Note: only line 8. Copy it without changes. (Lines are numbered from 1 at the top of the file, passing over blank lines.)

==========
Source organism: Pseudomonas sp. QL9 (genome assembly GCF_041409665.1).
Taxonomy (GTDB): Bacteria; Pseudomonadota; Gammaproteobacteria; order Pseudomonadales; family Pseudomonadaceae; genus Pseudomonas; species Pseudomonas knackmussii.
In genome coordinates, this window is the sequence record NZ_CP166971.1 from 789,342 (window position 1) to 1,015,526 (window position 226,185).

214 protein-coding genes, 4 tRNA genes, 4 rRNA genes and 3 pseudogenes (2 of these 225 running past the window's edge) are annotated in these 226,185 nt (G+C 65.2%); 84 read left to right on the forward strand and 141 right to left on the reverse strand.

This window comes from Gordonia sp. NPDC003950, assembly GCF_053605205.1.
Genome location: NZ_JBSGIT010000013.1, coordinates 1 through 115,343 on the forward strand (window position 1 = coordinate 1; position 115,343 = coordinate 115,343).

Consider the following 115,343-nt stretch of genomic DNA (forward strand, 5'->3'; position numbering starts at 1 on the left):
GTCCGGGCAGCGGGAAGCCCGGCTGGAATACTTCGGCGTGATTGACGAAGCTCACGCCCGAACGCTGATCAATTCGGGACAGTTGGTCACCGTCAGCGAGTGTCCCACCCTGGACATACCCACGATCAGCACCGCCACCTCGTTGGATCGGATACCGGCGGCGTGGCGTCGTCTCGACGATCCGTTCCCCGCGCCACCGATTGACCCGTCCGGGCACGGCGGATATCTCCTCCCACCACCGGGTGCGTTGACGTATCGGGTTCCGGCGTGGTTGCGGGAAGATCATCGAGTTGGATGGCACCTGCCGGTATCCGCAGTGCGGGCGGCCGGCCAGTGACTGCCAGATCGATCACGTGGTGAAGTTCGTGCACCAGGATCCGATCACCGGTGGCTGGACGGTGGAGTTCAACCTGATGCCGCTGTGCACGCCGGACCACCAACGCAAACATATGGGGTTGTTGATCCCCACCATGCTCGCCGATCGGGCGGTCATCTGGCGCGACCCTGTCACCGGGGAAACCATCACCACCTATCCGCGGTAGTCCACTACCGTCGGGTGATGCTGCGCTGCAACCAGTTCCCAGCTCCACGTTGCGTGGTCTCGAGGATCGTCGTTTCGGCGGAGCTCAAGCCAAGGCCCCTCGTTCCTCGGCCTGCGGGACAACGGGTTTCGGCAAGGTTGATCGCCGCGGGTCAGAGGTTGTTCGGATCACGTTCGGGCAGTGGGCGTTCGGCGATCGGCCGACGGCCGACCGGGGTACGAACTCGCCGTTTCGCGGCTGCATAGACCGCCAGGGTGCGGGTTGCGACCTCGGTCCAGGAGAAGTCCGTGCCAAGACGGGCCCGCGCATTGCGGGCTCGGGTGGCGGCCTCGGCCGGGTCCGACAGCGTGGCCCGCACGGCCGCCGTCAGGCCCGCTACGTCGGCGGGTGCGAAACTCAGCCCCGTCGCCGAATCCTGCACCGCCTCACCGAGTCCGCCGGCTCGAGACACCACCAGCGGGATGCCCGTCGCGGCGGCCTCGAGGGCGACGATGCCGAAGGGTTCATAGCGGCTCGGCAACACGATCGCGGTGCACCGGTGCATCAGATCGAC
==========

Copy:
GTCCGGGCAGCGGGAAGCCCGGCTGGAATACTTCGGCGTGATTGACGAAGCTCACGCCCGAACGCTGATCAATTCGGGACAGTTGGTCACCGTCAGCGAGTGTCCCACCCTGGACATACCCACGATCAGCACCGCCACCTCGTTGGATCGGATACCGGCGGCGTGGCGTCGTCTCGACGATCCGTTCCCCGCGCCACCGATTGACCCGTCCGGGCACGGCGGATATCTCCTCCCACCACCGGGTGCGTTGACGTATCGGGTTCCGGCGTGGTTGCGGGAAGATCATCGAGTTGGATGGCACCTGCCGGTATCCGCAGTGCGGGCGGCCGGCCAGTGACTGCCAGATCGATCACGTGGTGAAGTTCGTGCACCAGGATCCGATCACCGGTGGCTGGACGGTGGAGTTCAACCTGATGCCGCTGTGCACGCCGGACCACCAACGCAAACATATGGGGTTGTTGATCCCCACCATGCTCGCCGATCGGGCGGTCATCTGGCGCGACCCTGTCACCGGGGAAACCATCACCACCTATCCGCGGTAGTCCACTACCGTCGGGTGATGCTGCGCTGCAACCAGTTCCCAGCTCCACGTTGCGTGGTCTCGAGGATCGTCGTTTCGGCGGAGCTCAAGCCAAGGCCCCTCGTTCCTCGGCCTGCGGGACAACGGGTTTCGGCAAGGTTGATCGCCGCGGGTCAGAGGTTGTTCGGATCACGTTCGGGCAGTGGGCGTTCGGCGATCGGCCGACGGCCGACCGGGGTACGAACTCGCCGTTTCGCGGCTGCATAGACCGCCAGGGTGCGGGTTGCGACCTCGGTCCAGGAGAAGTCCGTGCCAAGACGGGCCCGCGCATTGCGGGCTCGGGTGGCGGCCTCGGCCGGGTCCGACAGCGTGGCCCGCACGGCCGCCGTCAGGCCCGCTACGTCGGCGGGTGCGAAACTCAGCCCCGTCGCCGAATCCTGCACCGCCTCACCGAGTCCGCCGGCTCGAGACACCACCAGCGGGATGCCCGTCGCGGCGGCCTCGAGGGCGACGATGCCGAAGGGTTCATAGCGGCTCGGCAACACGATCGCGGTGCACCGGTGCATCAGATCGAC